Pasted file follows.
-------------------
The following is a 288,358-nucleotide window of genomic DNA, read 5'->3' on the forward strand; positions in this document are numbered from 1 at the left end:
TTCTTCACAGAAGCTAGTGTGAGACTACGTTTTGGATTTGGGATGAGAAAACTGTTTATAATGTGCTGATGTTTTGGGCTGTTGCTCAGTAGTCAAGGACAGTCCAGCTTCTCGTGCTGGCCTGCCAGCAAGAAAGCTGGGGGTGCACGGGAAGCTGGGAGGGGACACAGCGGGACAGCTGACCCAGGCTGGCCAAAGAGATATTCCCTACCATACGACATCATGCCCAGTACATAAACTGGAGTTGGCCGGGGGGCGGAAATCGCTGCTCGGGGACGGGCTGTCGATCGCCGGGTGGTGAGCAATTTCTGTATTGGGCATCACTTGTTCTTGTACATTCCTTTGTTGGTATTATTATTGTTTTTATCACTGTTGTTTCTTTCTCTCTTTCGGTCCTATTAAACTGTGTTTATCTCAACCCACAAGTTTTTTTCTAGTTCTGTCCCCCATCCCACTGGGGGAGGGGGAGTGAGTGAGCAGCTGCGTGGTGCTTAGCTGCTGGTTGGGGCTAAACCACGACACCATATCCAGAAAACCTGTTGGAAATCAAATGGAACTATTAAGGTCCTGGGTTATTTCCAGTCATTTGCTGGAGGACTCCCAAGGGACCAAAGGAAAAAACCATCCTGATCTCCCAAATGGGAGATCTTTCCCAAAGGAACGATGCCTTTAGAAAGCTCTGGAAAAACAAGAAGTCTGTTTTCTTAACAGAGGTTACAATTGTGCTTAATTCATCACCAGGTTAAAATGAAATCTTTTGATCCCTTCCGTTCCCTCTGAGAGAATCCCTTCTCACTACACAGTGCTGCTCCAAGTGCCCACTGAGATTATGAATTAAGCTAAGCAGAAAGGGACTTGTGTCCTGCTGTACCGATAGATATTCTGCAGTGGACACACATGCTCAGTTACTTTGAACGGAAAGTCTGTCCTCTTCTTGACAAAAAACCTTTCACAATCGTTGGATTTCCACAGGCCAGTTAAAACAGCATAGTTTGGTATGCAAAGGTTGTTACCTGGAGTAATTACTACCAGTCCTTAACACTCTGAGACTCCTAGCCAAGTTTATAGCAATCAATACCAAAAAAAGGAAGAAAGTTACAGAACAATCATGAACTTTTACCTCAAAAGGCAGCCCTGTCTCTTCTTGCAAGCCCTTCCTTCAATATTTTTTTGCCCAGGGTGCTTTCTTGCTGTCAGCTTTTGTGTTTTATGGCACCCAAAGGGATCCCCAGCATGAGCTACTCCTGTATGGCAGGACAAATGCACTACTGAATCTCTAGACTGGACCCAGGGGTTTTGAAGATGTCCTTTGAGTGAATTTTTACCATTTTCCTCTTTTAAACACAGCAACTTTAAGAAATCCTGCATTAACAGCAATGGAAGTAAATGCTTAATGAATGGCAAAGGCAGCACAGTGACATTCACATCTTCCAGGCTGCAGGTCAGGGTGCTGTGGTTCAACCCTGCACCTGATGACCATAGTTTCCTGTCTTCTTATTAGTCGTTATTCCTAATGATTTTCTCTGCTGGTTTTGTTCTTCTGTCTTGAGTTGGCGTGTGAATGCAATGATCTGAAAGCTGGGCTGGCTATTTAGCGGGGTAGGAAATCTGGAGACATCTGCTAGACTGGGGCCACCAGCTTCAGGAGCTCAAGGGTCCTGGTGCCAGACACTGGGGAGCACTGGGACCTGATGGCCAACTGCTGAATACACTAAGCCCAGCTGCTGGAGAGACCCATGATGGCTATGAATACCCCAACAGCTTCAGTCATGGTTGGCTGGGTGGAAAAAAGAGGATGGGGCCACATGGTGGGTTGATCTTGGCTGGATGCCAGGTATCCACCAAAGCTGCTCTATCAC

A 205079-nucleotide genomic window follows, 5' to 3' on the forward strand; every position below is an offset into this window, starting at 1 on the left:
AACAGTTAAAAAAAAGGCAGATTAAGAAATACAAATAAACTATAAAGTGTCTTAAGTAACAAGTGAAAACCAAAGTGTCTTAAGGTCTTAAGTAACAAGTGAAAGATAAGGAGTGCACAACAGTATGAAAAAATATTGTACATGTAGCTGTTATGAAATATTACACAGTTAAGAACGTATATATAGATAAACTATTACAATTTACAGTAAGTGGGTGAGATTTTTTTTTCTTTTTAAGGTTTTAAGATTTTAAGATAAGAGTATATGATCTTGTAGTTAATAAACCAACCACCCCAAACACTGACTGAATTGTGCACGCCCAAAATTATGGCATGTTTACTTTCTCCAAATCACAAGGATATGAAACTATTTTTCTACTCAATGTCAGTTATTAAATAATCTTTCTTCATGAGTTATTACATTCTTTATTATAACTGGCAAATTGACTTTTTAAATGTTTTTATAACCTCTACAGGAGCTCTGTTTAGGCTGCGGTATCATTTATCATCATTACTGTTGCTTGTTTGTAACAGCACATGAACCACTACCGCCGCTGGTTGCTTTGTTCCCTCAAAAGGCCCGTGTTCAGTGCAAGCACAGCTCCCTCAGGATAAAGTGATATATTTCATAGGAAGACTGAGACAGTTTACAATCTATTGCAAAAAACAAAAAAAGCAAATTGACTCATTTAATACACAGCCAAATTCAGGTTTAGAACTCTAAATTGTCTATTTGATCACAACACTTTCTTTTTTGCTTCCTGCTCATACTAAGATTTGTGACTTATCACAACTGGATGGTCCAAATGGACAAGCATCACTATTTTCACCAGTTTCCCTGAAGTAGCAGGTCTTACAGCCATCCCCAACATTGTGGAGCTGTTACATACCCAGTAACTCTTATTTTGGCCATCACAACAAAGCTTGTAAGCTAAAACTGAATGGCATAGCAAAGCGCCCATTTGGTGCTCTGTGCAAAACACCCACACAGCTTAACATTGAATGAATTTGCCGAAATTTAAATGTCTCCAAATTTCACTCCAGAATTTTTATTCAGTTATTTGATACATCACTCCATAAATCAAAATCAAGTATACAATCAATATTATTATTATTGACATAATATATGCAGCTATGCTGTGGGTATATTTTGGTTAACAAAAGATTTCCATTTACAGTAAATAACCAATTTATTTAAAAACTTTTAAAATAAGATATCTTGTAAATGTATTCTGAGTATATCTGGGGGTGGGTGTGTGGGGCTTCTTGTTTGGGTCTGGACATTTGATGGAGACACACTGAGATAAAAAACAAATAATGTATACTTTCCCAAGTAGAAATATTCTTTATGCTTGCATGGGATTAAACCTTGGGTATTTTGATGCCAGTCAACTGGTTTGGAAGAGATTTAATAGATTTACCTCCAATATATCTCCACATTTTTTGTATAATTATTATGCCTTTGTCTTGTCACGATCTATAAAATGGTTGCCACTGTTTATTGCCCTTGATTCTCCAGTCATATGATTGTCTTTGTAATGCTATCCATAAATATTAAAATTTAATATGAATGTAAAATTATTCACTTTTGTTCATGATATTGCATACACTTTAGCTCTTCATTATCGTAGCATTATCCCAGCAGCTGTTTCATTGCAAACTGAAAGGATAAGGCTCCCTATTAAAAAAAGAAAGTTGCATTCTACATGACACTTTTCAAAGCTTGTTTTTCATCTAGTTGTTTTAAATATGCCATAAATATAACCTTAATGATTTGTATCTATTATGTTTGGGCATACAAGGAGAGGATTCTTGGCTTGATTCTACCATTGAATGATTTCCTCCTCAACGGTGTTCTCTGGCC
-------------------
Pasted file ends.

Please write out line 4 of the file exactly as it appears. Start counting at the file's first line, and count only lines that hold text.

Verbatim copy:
AACAGTTAAAAAAAAGGCAGATTAAGAAATACAAATAAACTATAAAGTGTCTTAAGTAACAAGTGAAAACCAAAGTGTCTTAAGGTCTTAAGTAACAAGTGAAAGATAAGGAGTGCACAACAGTATGAAAAAATATTGTACATGTAGCTGTTATGAAATATTACACAGTTAAGAACGTATATATAGATAAACTATTACAATTTACAGTAAGTGGGTGAGATTTTTTTTTCTTTTTAAGGTTTTAAGATTTTAAGATAAGAGTATATGATCTTGTAGTTAATAAACCAACCACCCCAAACACTGACTGAATTGTGCACGCCCAAAATTATGGCATGTTTACTTTCTCCAAATCACAAGGATATGAAACTATTTTTCTACTCAATGTCAGTTATTAAATAATCTTTCTTCATGAGTTATTACATTCTTTATTATAACTGGCAAATTGACTTTTTAAATGTTTTTATAACCTCTACAGGAGCTCTGTTTAGGCTGCGGTATCATTTATCATCATTACTGTTGCTTGTTTGTAACAGCACATGAACCACTACCGCCGCTGGTTGCTTTGTTCCCTCAAAAGGCCCGTGTTCAGTGCAAGCACAGCTCCCTCAGGATAAAGTGATATATTTCATAGGAAGACTGAGACAGTTTACAATCTATTGCAAAAAACAAAAAAAGCAAATTGACTCATTTAATACACAGCCAAATTCAGGTTTAGAACTCTAAATTGTCTATTTGATCACAACACTTTCTTTTTTGCTTCCTGCTCATACTAAGATTTGTGACTTATCACAACTGGATGGTCCAAATGGACAAGCATCACTATTTTCACCAGTTTCCCTGAAGTAGCAGGTCTTACAGCCATCCCCAACATTGTGGAGCTGTTACATACCCAGTAACTCTTATTTTGGCCATCACAACAAAGCTTGTAAGCTAAAACTGAATGGCATAGCAAAGCGCCCATTTGGTGCTCTGTGCAAAACACCCACACAGCTTAACATTGAATGAATTTGCCGAAATTTAAATGTCTCCAAATTTCACTCCAGAATTTTTATTCAGTTATTTGATACATCACTCCATAAATCAAAATCAAGTATACAATCAATATTATTATTATTGACATAATATATGCAGCTATGCTGTGGGTATATTTTGGTTAACAAAAGATTTCCATTTACAGTAAATAACCAATTTATTTAAAAACTTTTAAAATAAGATATCTTGTAAATGTATTCTGAGTATATCTGGGGGTGGGTGTGTGGGGCTTCTTGTTTGGGTCTGGACATTTGATGGAGACACACTGAGATAAAAAACAAATAATGTATACTTTCCCAAGTAGAAATATTCTTTATGCTTGCATGGGATTAAACCTTGGGTATTTTGATGCCAGTCAACTGGTTTGGAAGAGATTTAATAGATTTACCTCCAATATATCTCCACATTTTTTGTATAATTATTATGCCTTTGTCTTGTCACGATCTATAAAATGGTTGCCACTGTTTATTGCCCTTGATTCTCCAGTCATATGATTGTCTTTGTAATGCTATCCATAAATATTAAAATTTAATATGAATGTAAAATTATTCACTTTTGTTCATGATATTGCATACACTTTAGCTCTTCATTATCGTAGCATTATCCCAGCAGCTGTTTCATTGCAAACTGAAAGGATAAGGCTCCCTATTAAAAAAAGAAAGTTGCATTCTACATGACACTTTTCAAAGCTTGTTTTTCATCTAGTTGTTTTAAATATGCCATAAATATAACCTTAATGATTTGTATCTATTATGTTTGGGCATACAAGGAGAGGATTCTTGGCTTGATTCTACCATTGAATGATTTCCTCCTCAACGGTGTTCTCTGGCC